FRISCO, Texas - A small neighborhood park in Frisco was dedicated to remember a North Texas father and son who were killed in a terrorist attack in Nice, France, in 2016.
A Tunisian man drove a truck through a crowd of Bastille Day revelers. He also fired shots before being killed by police. ISIS claimed responsibility for the terror attack. In total, 86 people were killed and hundreds more were injured.
Sean Copeland and his son, Brodie, from Frisco were in the crowd the night of the attack. Their loved ones and community in Frisco dedicated a small park in their name Friday night.
Troy Copeland and his family live in a Frisco neighborhood. His brother, Sean, and his nephew were the two Americans killed in Nice, France exactly one year ago. So Troy asked the builder and neighborhood association if he could dedicate this park next to his home to Sean and Brodie. Without hesitation, everyone said yes.
Troy thought it was the perfect spot since he can see the park from their home. He says the father and son loved playing outdoors. With a picture of his late brother and nephew by his side, Troy opened up about the worst day of his life.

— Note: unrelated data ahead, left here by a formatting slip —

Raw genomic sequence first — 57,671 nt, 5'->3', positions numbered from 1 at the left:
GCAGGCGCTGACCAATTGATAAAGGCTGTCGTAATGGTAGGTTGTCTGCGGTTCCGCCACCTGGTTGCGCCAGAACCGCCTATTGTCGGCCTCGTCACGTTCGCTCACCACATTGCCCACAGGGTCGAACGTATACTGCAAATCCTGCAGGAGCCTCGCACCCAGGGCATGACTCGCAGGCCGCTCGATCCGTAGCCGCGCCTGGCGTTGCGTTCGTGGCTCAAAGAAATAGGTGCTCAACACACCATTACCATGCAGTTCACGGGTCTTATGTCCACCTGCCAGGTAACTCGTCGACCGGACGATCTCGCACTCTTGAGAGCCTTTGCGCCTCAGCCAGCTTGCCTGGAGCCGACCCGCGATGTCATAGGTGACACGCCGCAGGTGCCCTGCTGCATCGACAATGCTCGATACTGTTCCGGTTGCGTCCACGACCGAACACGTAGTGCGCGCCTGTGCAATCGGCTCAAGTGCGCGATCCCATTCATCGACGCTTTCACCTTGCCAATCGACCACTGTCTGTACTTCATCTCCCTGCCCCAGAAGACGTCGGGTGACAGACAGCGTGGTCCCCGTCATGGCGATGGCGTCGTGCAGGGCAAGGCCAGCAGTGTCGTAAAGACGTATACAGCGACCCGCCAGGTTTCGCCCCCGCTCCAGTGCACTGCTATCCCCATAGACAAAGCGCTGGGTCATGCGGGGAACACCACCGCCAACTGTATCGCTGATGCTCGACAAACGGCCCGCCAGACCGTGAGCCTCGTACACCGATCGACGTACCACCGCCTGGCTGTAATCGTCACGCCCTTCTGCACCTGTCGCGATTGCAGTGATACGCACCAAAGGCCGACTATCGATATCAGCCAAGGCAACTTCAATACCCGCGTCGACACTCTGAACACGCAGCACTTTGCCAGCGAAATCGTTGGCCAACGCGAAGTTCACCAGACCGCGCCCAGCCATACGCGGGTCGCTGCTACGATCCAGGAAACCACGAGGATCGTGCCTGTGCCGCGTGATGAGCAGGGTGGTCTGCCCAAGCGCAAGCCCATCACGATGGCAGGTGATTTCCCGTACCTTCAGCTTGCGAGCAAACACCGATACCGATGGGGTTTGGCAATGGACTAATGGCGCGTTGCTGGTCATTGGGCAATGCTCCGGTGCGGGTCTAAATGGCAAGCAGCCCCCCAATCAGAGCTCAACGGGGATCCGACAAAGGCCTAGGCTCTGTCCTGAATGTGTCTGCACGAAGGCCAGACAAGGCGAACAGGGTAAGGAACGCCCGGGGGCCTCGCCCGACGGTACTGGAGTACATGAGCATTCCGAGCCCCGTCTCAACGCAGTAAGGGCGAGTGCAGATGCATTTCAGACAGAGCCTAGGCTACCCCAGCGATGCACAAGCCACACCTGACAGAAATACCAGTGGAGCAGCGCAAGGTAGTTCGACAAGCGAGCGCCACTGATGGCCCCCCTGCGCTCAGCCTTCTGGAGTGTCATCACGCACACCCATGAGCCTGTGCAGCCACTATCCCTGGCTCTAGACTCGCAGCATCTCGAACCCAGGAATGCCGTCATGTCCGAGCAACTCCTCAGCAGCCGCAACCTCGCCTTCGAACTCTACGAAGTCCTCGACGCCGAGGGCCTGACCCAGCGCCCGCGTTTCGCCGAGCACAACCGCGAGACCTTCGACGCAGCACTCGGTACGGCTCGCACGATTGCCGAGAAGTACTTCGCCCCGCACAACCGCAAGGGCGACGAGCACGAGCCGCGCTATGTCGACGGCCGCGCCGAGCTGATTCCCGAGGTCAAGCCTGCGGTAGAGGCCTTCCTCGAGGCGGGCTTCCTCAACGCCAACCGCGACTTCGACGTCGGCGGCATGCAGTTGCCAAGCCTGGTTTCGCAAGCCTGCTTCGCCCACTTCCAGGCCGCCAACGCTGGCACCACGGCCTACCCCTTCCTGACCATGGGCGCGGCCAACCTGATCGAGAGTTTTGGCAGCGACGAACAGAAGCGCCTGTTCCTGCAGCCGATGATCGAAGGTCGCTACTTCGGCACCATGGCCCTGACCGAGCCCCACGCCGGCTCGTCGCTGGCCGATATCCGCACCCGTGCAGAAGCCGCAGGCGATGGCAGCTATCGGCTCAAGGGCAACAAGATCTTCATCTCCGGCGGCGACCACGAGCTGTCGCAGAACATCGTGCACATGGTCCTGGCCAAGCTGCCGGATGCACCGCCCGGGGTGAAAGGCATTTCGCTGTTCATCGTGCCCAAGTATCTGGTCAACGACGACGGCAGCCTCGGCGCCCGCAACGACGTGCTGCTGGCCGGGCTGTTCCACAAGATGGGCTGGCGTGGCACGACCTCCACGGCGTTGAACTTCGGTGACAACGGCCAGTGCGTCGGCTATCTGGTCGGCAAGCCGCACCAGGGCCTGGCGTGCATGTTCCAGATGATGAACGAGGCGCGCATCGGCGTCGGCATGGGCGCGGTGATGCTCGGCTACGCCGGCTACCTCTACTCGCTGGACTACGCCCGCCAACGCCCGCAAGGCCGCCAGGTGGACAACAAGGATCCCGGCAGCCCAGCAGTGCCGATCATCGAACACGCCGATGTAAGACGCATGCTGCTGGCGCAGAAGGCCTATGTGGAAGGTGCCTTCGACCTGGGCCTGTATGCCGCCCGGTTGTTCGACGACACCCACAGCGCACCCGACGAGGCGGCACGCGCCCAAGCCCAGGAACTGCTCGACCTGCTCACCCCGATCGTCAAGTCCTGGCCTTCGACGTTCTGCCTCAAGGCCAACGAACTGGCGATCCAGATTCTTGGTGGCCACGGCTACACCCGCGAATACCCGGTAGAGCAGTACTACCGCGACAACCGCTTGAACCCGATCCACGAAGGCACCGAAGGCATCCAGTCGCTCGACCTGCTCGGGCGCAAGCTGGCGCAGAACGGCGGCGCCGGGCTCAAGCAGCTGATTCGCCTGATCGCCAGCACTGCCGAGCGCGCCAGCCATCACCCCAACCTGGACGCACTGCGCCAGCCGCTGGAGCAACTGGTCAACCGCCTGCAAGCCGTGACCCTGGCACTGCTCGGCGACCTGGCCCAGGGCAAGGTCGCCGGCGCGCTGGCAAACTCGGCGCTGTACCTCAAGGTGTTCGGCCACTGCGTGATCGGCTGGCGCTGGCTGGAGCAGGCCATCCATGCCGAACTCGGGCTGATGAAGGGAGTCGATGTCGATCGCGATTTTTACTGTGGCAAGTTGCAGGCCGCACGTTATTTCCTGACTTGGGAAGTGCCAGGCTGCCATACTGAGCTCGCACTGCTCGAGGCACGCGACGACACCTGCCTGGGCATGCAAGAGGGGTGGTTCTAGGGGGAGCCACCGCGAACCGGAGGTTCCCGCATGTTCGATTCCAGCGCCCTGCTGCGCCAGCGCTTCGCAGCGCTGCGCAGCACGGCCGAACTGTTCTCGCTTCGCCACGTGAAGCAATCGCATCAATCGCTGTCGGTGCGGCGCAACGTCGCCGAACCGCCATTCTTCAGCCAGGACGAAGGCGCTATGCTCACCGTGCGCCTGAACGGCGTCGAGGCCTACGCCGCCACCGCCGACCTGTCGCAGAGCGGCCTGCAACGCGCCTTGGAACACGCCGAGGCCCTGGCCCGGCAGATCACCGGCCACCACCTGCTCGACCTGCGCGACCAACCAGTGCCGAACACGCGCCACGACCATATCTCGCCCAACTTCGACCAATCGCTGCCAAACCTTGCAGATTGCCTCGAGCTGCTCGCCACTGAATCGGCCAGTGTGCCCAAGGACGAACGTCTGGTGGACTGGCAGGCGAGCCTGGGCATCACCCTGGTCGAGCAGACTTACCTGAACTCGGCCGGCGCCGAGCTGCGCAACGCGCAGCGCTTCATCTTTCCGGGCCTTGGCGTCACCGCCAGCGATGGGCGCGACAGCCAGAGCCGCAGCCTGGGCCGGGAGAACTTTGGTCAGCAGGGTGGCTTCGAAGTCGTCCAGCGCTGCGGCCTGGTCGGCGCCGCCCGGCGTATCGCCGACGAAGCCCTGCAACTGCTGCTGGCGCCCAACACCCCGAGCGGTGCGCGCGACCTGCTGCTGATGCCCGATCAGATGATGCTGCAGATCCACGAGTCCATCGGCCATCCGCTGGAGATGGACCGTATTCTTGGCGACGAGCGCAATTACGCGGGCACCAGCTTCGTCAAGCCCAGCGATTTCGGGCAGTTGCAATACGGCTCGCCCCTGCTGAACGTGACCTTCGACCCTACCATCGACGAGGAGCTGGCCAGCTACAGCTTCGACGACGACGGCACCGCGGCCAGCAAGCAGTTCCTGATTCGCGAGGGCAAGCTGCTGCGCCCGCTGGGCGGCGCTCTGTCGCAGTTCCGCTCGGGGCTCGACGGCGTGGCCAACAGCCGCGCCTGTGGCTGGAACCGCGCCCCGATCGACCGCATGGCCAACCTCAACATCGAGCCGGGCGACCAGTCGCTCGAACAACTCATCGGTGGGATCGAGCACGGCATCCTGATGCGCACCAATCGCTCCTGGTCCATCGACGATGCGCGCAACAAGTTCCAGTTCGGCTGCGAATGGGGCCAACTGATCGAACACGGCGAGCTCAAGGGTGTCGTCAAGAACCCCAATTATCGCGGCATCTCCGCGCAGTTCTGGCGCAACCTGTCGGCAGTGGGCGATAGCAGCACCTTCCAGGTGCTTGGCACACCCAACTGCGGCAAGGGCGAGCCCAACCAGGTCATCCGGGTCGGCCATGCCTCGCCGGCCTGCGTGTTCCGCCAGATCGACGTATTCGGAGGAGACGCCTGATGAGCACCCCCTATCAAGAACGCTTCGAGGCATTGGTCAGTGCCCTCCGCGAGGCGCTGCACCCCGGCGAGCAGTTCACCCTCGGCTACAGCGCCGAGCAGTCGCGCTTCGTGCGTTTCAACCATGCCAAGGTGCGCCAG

Troy's sister-in-law called him from France to tell him her husband and her son had been killed in a terror attack while the family was celebrating Bastille Day.
“Taking people's lives, innocent lives, I just don't understand it and the reason why it just doesn’t make any sense to me,” Troy said.
“It’s crazy to think people you don’t even know can do such horrible things to people they don’t even know,” said Hannah Copeland, Sean’s niece. “It's just hard to think about.”
The Copelands are trying to turn the tragedy into something positive. Each member of the family wore red wristbands with #Copelandstrong. It’s the same wristbands that were buried with Sean and Brodie, who lie in rest in Austin.
“That’s why we always wear our wristbands,” Hannah explained. “To be happy and not to be sad about it.”
They're also handing out shirts with the names of all 86 victims written in the shape of a heart.
Troy wishes the Copeland family philosophy, ‘Live happy. Live fun. Live strong, would be embraced by the rest of the world.
Troy has also created a non-profit charity in their names called A Chance to Play. The goal is to raise money for underprivileged children to play sports, music or theater. They were all things Brodie was passionate about.